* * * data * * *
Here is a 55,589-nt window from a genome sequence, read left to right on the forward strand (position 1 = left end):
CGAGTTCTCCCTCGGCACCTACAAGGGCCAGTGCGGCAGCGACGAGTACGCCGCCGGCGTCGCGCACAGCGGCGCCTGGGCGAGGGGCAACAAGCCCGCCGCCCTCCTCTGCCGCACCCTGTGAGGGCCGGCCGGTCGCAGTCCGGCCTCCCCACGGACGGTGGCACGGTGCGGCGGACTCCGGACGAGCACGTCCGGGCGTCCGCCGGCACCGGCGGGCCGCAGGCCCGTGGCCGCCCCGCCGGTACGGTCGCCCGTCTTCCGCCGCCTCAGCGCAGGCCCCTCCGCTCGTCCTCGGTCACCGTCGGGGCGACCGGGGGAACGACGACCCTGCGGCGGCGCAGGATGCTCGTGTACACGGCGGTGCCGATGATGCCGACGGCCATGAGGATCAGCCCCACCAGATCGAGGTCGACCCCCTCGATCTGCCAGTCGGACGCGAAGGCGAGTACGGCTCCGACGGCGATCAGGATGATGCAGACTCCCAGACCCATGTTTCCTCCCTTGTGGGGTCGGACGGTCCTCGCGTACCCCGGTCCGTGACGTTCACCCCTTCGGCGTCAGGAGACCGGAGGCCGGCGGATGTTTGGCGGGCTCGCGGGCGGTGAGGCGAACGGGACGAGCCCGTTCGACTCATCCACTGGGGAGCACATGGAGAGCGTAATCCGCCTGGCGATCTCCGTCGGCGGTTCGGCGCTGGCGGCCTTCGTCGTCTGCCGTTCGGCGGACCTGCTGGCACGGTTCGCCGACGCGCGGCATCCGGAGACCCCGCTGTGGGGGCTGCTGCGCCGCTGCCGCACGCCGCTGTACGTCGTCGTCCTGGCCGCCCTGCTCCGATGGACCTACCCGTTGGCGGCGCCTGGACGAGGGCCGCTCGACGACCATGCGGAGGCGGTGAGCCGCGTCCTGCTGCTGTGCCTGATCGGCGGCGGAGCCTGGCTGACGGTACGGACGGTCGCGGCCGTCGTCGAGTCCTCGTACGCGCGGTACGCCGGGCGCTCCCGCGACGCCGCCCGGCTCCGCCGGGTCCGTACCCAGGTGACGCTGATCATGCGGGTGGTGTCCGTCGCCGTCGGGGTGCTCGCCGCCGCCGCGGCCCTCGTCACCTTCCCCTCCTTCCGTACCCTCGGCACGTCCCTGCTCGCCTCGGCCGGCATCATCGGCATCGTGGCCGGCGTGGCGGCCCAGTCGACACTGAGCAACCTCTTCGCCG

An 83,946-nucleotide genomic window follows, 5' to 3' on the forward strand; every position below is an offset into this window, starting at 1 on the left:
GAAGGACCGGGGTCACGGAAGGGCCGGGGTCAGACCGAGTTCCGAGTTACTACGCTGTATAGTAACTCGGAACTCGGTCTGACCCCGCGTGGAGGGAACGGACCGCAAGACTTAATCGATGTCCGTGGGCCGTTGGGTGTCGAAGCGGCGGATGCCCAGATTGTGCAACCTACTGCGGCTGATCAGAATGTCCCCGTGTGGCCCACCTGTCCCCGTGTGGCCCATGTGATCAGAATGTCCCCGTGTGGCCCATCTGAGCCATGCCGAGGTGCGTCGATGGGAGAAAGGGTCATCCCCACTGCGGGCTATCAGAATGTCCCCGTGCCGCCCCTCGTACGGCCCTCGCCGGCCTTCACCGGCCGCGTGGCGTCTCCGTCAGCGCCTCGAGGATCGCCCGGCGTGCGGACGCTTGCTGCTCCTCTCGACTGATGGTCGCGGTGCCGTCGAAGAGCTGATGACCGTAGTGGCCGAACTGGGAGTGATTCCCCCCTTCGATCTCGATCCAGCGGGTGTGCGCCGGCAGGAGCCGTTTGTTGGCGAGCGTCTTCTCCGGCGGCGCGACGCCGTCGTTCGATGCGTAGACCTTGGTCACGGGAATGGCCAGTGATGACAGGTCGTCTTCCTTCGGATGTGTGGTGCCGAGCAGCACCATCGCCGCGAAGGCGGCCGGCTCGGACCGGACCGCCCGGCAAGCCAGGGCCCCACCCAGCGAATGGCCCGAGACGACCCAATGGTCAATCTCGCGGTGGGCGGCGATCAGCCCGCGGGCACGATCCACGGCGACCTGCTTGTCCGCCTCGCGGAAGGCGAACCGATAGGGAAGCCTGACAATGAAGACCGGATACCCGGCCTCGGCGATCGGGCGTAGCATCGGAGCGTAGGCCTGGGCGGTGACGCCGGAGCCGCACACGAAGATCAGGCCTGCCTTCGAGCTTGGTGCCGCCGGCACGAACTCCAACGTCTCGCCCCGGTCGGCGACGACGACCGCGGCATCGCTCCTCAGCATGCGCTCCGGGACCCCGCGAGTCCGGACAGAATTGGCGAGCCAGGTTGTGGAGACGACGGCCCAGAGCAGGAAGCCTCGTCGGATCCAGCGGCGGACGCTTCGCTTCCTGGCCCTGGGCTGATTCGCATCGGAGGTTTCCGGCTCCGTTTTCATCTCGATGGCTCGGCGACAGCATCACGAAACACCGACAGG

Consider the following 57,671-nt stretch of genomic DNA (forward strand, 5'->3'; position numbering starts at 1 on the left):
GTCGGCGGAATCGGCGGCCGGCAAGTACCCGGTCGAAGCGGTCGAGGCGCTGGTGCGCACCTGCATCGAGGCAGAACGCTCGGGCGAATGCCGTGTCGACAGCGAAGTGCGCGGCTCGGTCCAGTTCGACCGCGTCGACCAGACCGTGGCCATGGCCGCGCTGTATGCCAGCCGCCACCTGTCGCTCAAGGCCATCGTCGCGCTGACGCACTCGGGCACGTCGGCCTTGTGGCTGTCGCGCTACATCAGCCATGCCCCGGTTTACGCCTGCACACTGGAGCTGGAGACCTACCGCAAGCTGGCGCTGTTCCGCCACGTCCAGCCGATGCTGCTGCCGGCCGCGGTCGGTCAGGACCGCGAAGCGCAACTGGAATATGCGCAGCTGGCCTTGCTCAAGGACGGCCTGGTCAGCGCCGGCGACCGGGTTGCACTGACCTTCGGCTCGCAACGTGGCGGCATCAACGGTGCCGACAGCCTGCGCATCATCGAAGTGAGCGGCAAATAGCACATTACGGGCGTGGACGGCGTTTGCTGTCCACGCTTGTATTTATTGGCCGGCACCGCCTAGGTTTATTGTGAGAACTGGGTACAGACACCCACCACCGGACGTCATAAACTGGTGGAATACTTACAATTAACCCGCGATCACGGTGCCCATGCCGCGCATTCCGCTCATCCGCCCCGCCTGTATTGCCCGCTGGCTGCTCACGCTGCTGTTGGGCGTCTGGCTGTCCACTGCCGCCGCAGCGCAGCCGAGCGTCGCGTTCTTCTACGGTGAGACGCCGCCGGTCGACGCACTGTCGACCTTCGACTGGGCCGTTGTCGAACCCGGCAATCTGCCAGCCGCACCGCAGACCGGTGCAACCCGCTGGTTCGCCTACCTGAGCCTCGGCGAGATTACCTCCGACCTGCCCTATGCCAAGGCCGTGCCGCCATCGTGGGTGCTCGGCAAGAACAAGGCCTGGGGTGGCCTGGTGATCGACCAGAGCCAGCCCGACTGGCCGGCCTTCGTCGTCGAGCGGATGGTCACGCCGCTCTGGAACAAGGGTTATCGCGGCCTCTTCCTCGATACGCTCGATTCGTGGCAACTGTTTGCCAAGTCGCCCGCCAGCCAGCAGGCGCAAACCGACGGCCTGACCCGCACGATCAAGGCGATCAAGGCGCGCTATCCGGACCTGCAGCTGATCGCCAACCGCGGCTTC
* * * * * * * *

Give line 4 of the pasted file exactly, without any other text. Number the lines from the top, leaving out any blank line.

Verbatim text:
GAAGGACCGGGGTCACGGAAGGGCCGGGGTCAGACCGAGTTCCGAGTTACTACGCTGTATAGTAACTCGGAACTCGGTCTGACCCCGCGTGGAGGGAACGGACCGCAAGACTTAATCGATGTCCGTGGGCCGTTGGGTGTCGAAGCGGCGGATGCCCAGATTGTGCAACCTACTGCGGCTGATCAGAATGTCCCCGTGTGGCCCACCTGTCCCCGTGTGGCCCATGTGATCAGAATGTCCCCGTGTGGCCCATCTGAGCCATGCCGAGGTGCGTCGATGGGAGAAAGGGTCATCCCCACTGCGGGCTATCAGAATGTCCCCGTGCCGCCCCTCGTACGGCCCTCGCCGGCCTTCACCGGCCGCGTGGCGTCTCCGTCAGCGCCTCGAGGATCGCCCGGCGTGCGGACGCTTGCTGCTCCTCTCGACTGATGGTCGCGGTGCCGTCGAAGAGCTGATGACCGTAGTGGCCGAACTGGGAGTGATTCCCCCCTTCGATCTCGATCCAGCGGGTGTGCGCCGGCAGGAGCCGTTTGTTGGCGAGCGTCTTCTCCGGCGGCGCGACGCCGTCGTTCGATGCGTAGACCTTGGTCACGGGAATGGCCAGTGATGACAGGTCGTCTTCCTTCGGATGTGTGGTGCCGAGCAGCACCATCGCCGCGAAGGCGGCCGGCTCGGACCGGACCGCCCGGCAAGCCAGGGCCCCACCCAGCGAATGGCCCGAGACGACCCAATGGTCAATCTCGCGGTGGGCGGCGATCAGCCCGCGGGCACGATCCACGGCGACCTGCTTGTCCGCCTCGCGGAAGGCGAACCGATAGGGAAGCCTGACAATGAAGACCGGATACCCGGCCTCGGCGATCGGGCGTAGCATCGGAGCGTAGGCCTGGGCGGTGACGCCGGAGCCGCACACGAAGATCAGGCCTGCCTTCGAGCTTGGTGCCGCCGGCACGAACTCCAACGTCTCGCCCCGGTCGGCGACGACGACCGCGGCATCGCTCCTCAGCATGCGCTCCGGGACCCCGCGAGTCCGGACAGAATTGGCGAGCCAGGTTGTGGAGACGACGGCCCAGAGCAGGAAGCCTCGTCGGATCCAGCGGCGGACGCTTCGCTTCCTGGCCCTGGGCTGATTCGCATCGGAGGTTTCCGGCTCCGTTTTCATCTCGATGGCTCGGCGACAGCATCACGAAACACCGACAGG